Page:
Escape to THRIVE 2020 Presenters:

Tani Bahti 
Passionate about end of life issues, Tani has spent most of her 44-year nursing career focusing on improving end-of-life care. As both oncology and hospice nurse, she recognized the critical role that caregivers play. This involved recognizing that expressions of fear, loss, anger, guilt, gratitude and sadness are all a part of the grieving process for patient and caregiver alike. An important part of this process is the ability to anticipate, recognize and adjust to changes. Finding ways to express gratitude and establish new goals are also important for all who are impacted by the changes. That includes involved healthcare professionals as well as family and friends.

Having experienced the deaths of family and friends as well as beloved patients, her work is personal as well as professional. She has sought ways to prepare, support and educate patients, their caregivers and healthcare providers in their struggle to maintain balance. That led to writing and producing the “Straight Talk Series on End of Life Issues”, the award-winning video “Living Through Dying – The Struggle for Grace”.

A frequent speaker for professional and lay groups, Tani developed clinical training programs for medical and nursing schools and hospice volunteers. She was the founder and executive director of the non-profit organization, Passages – Support & Education in End of Life Issues, from 2009 until 2015. She continues to expand her work through community collaboration and national consultation to seek ways to creatively support patients, caregivers and health care providers.

Dr. Mark David Gilbert, M.D., Dip. ABPN, F.R.C.P. 
Dr. Gilbert is past Director of the Mind-Body Medicine Skills Group Program at the Banner University of Arizona Medical Center-Tucson; past Co-Leader of Psychosocial Oncology, the Banner University of Arizona Cancer Center; former Director of Consultation-Liaison Psychiatry; and Associate Professor of Psychiatry at the University of Arizona. Dr. Gilbert is Board Certified and practiced Psychiatry for over four decades after graduating from UCLA’s residency program. He has lectured the Mind-Body Medicine, Physician Self-Care, and Coping with Life-Threatening and Chronic Illness courses at the College of Medicine, University of Arizona and has been treating cancer patients for over 40 years. He has been a contributing member in psychosocial oncology and mind-body medicine for the Integrative Oncology fellowship and student elective program respectively at the Arizona Center for Integrative Medicine, and has had an affiliation with the Reproductive Health Center in Tucson, Arizona. Dr. Gilbert has been on the teaching faculty for the University of Arizona senior Psychiatry residents, and has won both a number of Junior and Senior teaching awards in that role. Dr. Gilbert was the co-director of one of the first Integrative Medical Clinics in Canada and has been Director of the Eye of the Hurricane®️ Mind-Body Medicine Skills Group Program for over 20 years. At present, Dr Gilbert is Housestaff Mentor for the Residents and Fellows at the College of Medicine, University of Arizona and has a small private practice seeing cancer and other patients.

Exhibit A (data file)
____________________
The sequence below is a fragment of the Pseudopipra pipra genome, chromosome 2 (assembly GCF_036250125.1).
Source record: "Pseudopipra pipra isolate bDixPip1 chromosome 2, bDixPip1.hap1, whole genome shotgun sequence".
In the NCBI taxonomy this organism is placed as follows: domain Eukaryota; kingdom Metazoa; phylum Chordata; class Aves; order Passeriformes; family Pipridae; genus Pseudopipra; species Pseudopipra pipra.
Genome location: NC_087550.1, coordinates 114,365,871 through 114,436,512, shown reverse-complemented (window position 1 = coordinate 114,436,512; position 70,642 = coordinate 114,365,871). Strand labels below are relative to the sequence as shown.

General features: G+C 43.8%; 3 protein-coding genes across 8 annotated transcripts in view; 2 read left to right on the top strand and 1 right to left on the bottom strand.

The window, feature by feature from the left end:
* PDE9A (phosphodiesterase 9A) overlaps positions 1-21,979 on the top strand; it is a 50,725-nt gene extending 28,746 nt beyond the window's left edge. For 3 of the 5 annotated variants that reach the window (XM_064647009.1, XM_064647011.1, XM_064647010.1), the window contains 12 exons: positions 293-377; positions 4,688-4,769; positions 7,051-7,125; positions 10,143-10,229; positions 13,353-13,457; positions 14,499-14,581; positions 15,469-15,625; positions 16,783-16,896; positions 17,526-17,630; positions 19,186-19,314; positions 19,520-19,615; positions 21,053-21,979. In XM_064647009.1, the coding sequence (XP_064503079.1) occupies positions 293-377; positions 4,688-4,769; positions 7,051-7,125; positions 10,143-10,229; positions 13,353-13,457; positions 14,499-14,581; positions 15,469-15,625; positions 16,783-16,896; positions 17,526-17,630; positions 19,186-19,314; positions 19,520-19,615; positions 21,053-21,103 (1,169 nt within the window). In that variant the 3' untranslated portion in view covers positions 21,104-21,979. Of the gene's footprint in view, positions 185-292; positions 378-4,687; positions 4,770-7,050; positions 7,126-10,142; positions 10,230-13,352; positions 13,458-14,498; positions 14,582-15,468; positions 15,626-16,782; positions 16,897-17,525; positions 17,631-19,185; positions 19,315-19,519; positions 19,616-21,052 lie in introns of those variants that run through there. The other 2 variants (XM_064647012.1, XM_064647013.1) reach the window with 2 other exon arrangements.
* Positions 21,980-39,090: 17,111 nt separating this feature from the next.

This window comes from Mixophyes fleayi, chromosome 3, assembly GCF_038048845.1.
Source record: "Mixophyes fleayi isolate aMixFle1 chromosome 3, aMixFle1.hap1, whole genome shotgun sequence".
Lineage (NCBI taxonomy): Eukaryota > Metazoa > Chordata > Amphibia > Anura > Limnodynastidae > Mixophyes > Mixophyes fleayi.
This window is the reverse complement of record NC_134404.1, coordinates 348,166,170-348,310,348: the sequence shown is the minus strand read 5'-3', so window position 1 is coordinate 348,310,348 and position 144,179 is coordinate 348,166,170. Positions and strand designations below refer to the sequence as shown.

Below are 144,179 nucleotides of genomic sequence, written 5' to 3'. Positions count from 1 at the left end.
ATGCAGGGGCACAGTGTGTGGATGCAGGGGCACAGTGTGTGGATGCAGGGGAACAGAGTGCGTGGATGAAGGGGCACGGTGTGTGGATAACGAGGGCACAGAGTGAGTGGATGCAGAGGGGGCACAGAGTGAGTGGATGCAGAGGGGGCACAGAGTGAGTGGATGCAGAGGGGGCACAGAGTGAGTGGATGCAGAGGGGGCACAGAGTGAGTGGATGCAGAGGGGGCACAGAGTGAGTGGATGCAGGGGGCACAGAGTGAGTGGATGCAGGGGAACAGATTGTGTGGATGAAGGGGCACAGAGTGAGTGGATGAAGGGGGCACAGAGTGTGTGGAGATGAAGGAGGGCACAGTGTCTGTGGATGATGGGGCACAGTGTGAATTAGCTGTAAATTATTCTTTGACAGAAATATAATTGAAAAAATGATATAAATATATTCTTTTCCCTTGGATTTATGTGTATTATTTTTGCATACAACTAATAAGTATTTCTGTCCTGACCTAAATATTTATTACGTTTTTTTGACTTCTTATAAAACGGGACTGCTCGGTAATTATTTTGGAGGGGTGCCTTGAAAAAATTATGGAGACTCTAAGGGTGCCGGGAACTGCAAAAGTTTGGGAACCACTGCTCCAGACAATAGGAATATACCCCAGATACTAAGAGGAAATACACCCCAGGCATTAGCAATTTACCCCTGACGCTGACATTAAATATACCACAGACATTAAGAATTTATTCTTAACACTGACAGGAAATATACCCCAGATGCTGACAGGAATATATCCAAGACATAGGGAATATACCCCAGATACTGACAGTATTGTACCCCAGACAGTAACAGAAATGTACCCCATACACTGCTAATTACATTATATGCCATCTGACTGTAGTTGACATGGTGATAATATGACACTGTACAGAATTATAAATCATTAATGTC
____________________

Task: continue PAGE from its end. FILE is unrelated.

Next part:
Jennifer Hatcher, PhD, MPH, MSN 
Jennifer earned her Bachelors and Masters in Nursing from West Virginia University and a Masters in Public Health and PhD in Nursing from the University of Kentucky. Dr. Hatcher worked as a staff nurse in a variety of critical care settings prior to obtaining her PhD. After obtaining her PhD with a concentration on health disparities she worked as Assistant and Associate Professor at the University of Kentucky College of Nursing. While there she served as the inaugural Director of Diversity for the College in addition to starting the DREAM (Disparities Researchers Equalizing Access for Minorities) Center, dedicated to the elimination of disparities via research, training, and community engagement. She developed the DREAM Scholars program, dedicated to mentoring emerging scholars interested in health equity science. Dr. Hatcher has a sustained program of research focused on improving the health of underserved minorities, with a focus on cancer disparities. In 2018 Dr. Hatcher joined the University of Arizona Cancer Center and Mel and Enid Zuckerman College of Public Health as a full professor and associate director of community outreach and engagement.

Susan Leigh, BSN, Retired RN 
After receiving her degree in nursing from the University of Arizona in Tucson, Susan Leigh served as a Lieutenant in the U.S. Army and completed a tour of duty in the Mekong Delta, Vietnam, in 1971.  Soon after her return from Vietnam, she was diagnosed with Hodgkin lymphoma and treated with some of the earliest forms of chemotherapy and radiation. This experience influenced her decision to become an oncology nurse.

For the past 3 decades, Susan has focused her efforts on national advocacy work with special emphasis on long-term and late effects of cancer treatment.  Her most cherished involvement has been with the National Coalition for Cancer Survivorship (NCCS) as a founding member and past president.  She has also been actively involved with many professional organizations, including the Oncology Nursing Society and the National Cancer Institute.